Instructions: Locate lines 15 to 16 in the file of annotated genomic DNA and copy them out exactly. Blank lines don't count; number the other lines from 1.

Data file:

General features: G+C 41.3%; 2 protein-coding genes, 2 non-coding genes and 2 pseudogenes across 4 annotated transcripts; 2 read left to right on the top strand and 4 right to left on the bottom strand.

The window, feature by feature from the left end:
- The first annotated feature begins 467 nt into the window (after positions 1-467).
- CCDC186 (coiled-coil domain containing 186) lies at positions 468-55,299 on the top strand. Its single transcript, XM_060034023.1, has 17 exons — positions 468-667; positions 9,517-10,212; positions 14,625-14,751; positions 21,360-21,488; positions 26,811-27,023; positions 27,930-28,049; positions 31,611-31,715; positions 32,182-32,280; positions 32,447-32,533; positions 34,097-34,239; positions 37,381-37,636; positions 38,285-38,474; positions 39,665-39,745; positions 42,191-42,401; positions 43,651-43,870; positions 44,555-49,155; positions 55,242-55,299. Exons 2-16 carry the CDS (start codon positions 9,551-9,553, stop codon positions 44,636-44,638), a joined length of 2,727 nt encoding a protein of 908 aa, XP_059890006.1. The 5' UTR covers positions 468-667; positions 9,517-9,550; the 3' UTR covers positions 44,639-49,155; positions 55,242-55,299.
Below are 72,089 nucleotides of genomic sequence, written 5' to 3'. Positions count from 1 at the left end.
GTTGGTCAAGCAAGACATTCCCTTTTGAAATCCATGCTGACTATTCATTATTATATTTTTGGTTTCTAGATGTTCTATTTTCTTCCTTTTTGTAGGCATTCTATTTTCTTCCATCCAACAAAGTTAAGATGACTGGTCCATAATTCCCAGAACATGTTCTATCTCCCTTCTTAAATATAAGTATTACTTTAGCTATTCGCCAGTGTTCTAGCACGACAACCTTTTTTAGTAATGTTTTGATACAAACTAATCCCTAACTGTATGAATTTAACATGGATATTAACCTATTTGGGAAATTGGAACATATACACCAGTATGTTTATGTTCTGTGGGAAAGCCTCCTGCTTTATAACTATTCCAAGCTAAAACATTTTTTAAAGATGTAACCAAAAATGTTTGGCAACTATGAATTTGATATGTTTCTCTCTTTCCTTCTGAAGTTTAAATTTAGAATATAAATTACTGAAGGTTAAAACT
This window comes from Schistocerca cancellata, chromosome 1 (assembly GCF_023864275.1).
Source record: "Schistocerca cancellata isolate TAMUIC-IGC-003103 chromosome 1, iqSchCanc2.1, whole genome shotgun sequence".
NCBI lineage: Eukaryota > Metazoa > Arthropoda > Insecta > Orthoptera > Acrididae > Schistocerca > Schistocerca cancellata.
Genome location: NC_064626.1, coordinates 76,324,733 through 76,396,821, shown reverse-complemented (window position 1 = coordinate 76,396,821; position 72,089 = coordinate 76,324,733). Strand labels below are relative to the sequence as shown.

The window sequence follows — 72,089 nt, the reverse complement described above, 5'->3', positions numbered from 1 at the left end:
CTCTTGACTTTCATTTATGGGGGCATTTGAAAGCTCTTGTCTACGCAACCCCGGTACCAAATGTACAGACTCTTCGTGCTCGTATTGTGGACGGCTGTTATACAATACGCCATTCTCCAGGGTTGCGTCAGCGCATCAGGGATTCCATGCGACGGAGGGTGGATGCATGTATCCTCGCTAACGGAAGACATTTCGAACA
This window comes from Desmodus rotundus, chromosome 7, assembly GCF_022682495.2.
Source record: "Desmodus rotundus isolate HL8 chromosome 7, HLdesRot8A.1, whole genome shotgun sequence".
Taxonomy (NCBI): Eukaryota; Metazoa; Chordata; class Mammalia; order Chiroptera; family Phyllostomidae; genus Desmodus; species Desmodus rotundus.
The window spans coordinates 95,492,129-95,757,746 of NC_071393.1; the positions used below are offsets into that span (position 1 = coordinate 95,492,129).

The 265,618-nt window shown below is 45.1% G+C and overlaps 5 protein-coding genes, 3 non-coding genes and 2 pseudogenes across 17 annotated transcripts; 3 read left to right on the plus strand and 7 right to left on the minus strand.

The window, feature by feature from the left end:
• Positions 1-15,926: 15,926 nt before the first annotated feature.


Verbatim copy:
Taxonomy (NCBI): Eukaryota; Metazoa; Chordata; class Mammalia; order Chiroptera; family Phyllostomidae; genus Desmodus; species Desmodus rotundus.
The window spans coordinates 95,492,129-95,757,746 of NC_071393.1; the positions used below are offsets into that span (position 1 = coordinate 95,492,129).